Attendance at Kiwanis increased by more than 40% last summer and the park potentially could more than cover costs associated with its operation, officials said last week. Kiwanis Park “is not fully being used for what it should be,” according to Parks & Recreation Commission Chair Rona Siegel. “The facility is incredible inside that concession,” Siegel said during the Commission’s regular meeting, held Jan. 8 at Town Hall. “It is restaurant-grade for the summer and spring months.
Town officials are urging Mead Park visitors to remove their trash from a newly installed playground area that came to be as a result of a successful public-private partnership.
New Canaan is proud of the new playground and those that raised funds to help pay for the project, “and so I guess for me it’s just a public request, too: Whatever you take in, make sure you take it out, just like camping,” Parks & Recreation Chair Rona Siegel said during the appointed body’s regular meeting, held July 10 at Town Hall.
“And there are trash cans near the concessions, near the driving area,” Siegel said. A collaboration between the town and Friends of Mead Park Playground–a private effort overseen by two New Canaan women that saw more than $200,000 raised thanks to scores of individual donors as well as generous local businesses and nonprofit organizations—the remade play area replaces aging, deteriorating equipment and includes a “poured-in-place” rubberized surface. After some weather-related delays, the playground was finished and ready for use prior to the Fourth of July, though almost immediately trash began collecting in the area.
Parks Commissioner Jack Hawkins asked whether trash cans had been installed around the playground area itself. Told that they had not, he said, “Can we discuss tat and can we get some down there? I think having a trashcan available down there will help prevent littering.”
John Howe, superintendent of parks with the New Canaan Department of Public Works, said that before the town moved to a “carry in-carry out” policy, “we had much more garbage blowing around.”
“Blowing around the trash cans, anything from squirrels getting inside and chewing their way out, to ‘Well it’s close enough, it’s near the trash can,’ ” Howe said.
Kiwanis Park, two sports fields along Farm Road at New Canaan High School, artificial turf fields near the water towers and the parking lot south of the softball Orchard Field at Waveny all are contenders as potential sites for a proposed open-aired ice rink, officials said last week.
Those areas appear to meet the rigid criteria needed for a seasonal rink in New Canaan that would be open to the public with an admission charge, under a proposal that Parks & Recreation Commissioner Gene Goodman is developing as a member of the appointed body. Goodman said that after consulting with recreation and public works officials, several other candidates—such as at Mead Park, the New Canaan Nature Center, Saxe Middle School and Conner Field—had to be rejected for a variety of reasons. A potential site must be level, big enough to accommodate a 120-by-60-foot rink with an additional 10-foot perimeter as well as space for temporary structures (snack bar, changing area, skate shop, office, Zamboni machine), access to bathrooms and running water and electricity, and parking for at least 40 vehicles, Goodman told members of the Commission at their July 10 meeting. “What ofttimes looks like a viable alternative, has a lot of cost considerations and negatives,” Goodman said at the meeting, held in Town Hall. Goodman said he’s working on narrowing down his list of potential candidate sites and hopes that the the subcommittee he’s leading could bring a recommendation to the full Commission this fall.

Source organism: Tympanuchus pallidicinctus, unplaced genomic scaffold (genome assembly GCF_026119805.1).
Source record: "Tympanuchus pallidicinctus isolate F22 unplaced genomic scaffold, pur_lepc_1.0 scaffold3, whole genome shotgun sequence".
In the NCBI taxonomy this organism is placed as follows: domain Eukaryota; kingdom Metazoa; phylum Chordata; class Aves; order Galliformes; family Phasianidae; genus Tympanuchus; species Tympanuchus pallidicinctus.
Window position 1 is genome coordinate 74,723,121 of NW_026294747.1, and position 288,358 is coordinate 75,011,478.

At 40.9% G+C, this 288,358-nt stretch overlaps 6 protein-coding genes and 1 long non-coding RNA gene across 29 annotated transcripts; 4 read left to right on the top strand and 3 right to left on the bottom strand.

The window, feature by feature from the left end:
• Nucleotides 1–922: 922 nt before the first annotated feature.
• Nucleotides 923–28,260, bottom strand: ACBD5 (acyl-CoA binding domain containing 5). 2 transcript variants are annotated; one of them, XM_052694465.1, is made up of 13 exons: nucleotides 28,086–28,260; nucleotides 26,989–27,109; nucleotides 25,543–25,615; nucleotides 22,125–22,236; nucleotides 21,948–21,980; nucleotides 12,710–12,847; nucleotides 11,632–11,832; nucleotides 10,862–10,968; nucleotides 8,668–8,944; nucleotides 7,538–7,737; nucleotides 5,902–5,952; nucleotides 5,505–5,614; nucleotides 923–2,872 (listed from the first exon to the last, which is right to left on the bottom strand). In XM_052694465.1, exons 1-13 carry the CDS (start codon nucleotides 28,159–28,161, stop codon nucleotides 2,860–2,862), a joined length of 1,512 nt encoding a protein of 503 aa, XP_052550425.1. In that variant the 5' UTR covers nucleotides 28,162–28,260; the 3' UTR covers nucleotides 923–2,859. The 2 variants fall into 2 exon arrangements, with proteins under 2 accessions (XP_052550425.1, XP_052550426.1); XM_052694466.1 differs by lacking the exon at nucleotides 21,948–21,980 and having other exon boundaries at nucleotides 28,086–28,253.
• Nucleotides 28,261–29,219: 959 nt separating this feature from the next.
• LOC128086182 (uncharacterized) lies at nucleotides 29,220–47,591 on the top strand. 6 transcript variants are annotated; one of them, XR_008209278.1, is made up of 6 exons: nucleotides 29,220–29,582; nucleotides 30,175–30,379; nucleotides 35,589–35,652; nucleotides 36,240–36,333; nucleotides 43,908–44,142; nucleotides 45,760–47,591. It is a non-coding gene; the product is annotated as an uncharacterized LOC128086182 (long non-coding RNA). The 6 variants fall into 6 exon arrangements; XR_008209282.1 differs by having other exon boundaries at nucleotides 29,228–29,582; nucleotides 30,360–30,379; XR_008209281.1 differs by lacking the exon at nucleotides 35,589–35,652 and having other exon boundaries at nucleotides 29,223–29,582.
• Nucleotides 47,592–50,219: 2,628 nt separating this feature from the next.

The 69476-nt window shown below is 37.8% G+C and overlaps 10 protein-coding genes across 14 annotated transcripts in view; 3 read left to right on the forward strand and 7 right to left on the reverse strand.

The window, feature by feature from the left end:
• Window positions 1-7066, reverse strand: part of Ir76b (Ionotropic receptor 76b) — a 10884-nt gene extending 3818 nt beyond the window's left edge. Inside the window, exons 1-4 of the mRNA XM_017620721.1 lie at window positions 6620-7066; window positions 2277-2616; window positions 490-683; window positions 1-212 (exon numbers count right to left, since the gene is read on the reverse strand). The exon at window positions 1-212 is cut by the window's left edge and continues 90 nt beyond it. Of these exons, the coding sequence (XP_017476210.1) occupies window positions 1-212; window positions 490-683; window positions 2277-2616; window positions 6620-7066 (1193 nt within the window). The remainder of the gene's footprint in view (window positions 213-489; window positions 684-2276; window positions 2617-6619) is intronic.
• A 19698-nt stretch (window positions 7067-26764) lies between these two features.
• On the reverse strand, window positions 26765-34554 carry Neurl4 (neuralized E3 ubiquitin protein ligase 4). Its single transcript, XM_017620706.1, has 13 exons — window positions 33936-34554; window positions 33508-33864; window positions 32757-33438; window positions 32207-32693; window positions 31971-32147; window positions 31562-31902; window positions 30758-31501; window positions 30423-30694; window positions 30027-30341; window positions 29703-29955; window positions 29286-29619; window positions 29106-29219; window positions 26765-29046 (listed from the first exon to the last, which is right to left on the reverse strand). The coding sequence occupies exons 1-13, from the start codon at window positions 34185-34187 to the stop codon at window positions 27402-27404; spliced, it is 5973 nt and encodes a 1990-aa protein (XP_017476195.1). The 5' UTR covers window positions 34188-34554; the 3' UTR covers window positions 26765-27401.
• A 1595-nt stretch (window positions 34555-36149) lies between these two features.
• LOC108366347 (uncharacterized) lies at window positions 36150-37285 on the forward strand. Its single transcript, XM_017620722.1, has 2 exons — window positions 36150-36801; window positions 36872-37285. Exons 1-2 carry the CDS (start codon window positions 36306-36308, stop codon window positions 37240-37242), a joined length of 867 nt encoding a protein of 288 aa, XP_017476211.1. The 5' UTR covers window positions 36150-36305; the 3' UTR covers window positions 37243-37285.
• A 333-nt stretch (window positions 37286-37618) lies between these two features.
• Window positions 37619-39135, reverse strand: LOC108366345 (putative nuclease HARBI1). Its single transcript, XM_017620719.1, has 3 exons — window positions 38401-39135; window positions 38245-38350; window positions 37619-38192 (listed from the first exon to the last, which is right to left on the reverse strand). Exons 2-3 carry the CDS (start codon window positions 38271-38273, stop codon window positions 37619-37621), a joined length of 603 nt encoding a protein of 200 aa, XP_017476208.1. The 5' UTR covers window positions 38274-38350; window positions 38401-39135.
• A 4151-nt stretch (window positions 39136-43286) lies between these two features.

Saying lower rates could increase use of a public facility that’s seen a decline in interest, town officials last week voted unanimously to recommend a new slate of fees for Mead Park tennis permits. Parks & Recreation Commissioner Steve Haberstroh, a member of the appointed body’s Tennis Committee, said the reduced fees and introduction of a new type of permit for non-residents are part of a multi-pronged approach to reinvigorating interest in tennis in New Canaan. Officials also pare planning to create new and better programming at Mead Park tennis courts, he said during the Commission’s March 13 meeting. Haberstroh noted that officials must have clean data on facility use in hand in order to make decisions about the courts—for example, whether some of them should be re-purposed. “We want a robust tennis program and so we’ve started to do work understand what is going on,” Haberstroh said during the meeting, held at Town Hall.
The newest member of the town body responsible for advising on public parks and recreational facilities is a commissioned officer with the Army National Guard who has lived in New Canaan for three years. Jack Hawkins introduced himself during the Parks & Recreation Commission’s most recent meeting, noting that he has “moved all around throughout my entire life” between the military and school, though his wife is native of the region. “She is from Manhattan and we have a daughter, she is three years old and we moved to town three years ago,” Hawkins said during the Commission’s Dec. 12 meeting, held at Lapham Community Center.
“So we were looking around—I am kind of analytical, a finance guy—and we were looking around and studying different towns, and we found New Canaan, and the more and more we got to know it, the more we loved it. I’m a frequent user of the parks and recreation, especially with young kids and being in the military and having to live up to our physical fitness standards.”
Hawkins has been appointed to a seat that had been held by longtime Commissioner Jason Milligan, who stepped down, Chair Sally Campbell said.